Oh, hell, Borders is Going Under

I really hated reading this today. Borders Books has been unable to find a buyer and so will go into liquidation. Over 11,000 people will lose their jobs, including some good acquaintances at the two Borders stores near me, wonderful people who have always been sweet and kind to me and my kids on our visits.

I’ve always been a champion of independent bookstores. I recognize that the rise of Borders (perhaps less so than the rise of Barnes and Noble) put many of those independent bookstores out of business. But I still find this very sad. A big-box corporate bookstore is still a bookstore. Many smaller towns and outlying suburbs had no bookstores at all until Borders moved in. And it has always been a pleasant place to hang out. I much prefer Seattle’s Best Coffee to Starbuck’s, so I enjoyed sipping coffee at my local Borders (or stores I would find out on the road) a lot more than grabbing a cup of “Char-bucks” at a Barnes and Noble.

I suppose this is part of Creative Destruction, the churn and storm un drang that are part of the workings of a capitalist economy. Borders killed off a lot of independent bookstores by offering more stock of more books at lower prices than most independents could match. Now Borders is being killed off by cannier competitors who are taking better advantage of new technologies than Borders seemed to be able to do. Someday, Amazon and Apple may be slain by younger, nimbler competitors in their turn.

But losing a bookstore, any bookstore, is always sad. And the country is about to lose four hundred of them.

I’ll be posting later today and tomorrow about the potpourri of places I used to buy books as a kid in North Miami Beach in the 1970s. A heck of a lot has changed in the book selling business since then. And a heck of a lot continues to change.

4 comments

  1. Robyn says:

    I remember the days in NMB and how much we HATED going into bookstores with you when we were growing up. We could never get you out. 🙂

  2. Maury Feinsilber says:

    Man, it really is sad AND confusing in the “what goes around comes around” sense of the sentiment. That said, all of those stores closing won’t bring back all of the independent stores the megastores helped to kill. I wonder how long and how well B&N will last — in just the past few years, three of their giant stores have closed. Meanwhile, you should see the throngs at the Strand — it’s busier than ever, thank God.

    • Andrew says:

      I’m glad to hear the Strand remains a going proposition. I agree with you to an extent that the death of the books megastores won’t bring the independents back. . . but those megastores, I believe, have created a certain level of demand in areas where such demand did not previously exist, a demand which may now be met by some enterprising entrepreneurs who are willing to take the risk of founding new independent bookstores. Before Barnes and Noble and Borders and, to a lesser extent, Books-a-Million, hundreds of metropolitan areas, either small cities or the suburbs and exurbs of big cities, had no access to a local bookstore of any type (aside from maybe a paperback exchange kind of place). But the megastores gave the residents of those areas their own local bookstore and, maybe just as importantly (or more importantly), a place to hang out, meet friends for coffee, or sit in the coffee shop and peruse a magazine or a new book. For many people, their local Borders or Barnes and Nobles came to serve as a kind of community center or that special kind of place where you can go to be alone, but among other people. When 400 Borders stores close down, that is going to leave a void in a lot of people’s lives, a void that can’t be readily filled by bars or restaurants. It won’t happen everywhere, but I think in a good number of places, local entrepreneurs are going to try to fill those voids. Books may make up only part of their businesses, but the books will be part of those businesses’ “furniture,” so to speak, an attractant to get customers to come in and spend money on coffee, pastries, sandwiches, and gift items. It’ll be interesting to watch. Mitchell Kaplan in South Florida appears to have mastered this formula with his Books and Books stores.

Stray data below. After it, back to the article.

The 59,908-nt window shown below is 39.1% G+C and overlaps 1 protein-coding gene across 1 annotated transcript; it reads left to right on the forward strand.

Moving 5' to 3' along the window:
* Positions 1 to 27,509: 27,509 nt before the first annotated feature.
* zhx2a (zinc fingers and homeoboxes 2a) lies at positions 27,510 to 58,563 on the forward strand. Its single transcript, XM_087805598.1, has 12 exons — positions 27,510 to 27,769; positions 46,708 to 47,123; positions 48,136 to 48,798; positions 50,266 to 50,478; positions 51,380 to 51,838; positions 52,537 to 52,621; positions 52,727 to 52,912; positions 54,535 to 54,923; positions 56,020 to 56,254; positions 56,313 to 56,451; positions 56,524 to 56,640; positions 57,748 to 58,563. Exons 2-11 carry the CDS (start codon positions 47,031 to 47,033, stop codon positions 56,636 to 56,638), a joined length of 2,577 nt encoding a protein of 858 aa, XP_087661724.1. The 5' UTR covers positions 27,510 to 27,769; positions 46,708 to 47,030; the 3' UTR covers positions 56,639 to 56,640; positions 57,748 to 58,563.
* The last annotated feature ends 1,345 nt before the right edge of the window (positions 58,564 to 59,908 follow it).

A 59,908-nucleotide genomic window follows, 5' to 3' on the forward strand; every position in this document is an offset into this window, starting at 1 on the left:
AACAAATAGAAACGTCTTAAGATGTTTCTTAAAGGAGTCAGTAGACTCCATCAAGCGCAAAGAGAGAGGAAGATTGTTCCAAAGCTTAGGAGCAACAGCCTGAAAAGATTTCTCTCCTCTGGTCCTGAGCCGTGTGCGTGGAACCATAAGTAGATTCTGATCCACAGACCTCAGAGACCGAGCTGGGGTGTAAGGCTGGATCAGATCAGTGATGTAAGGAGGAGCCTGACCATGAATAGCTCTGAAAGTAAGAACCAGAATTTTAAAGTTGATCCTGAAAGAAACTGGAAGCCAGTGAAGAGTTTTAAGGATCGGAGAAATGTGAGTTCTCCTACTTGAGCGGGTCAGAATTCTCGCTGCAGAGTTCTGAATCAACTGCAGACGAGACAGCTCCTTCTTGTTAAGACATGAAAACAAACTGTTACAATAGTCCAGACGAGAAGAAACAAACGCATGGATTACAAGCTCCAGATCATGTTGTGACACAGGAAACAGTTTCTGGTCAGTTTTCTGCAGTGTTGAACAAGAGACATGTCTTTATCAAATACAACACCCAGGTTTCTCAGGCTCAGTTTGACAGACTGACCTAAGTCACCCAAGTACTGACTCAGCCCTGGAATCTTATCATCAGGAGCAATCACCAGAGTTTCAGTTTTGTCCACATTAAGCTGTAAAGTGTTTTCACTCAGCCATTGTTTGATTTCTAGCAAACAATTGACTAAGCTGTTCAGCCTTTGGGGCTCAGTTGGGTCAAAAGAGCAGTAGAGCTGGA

3. Dara Fox says:

    I still remember going into Oakwood Mall as a kid. The bookstore, I think it was Walden; a music store, Werlein’s, with a live piano player selling pianos; the pet store with the puppy dogs in the window; the four-screen movie theater; and the K&B drug store. Ain’t there no more.

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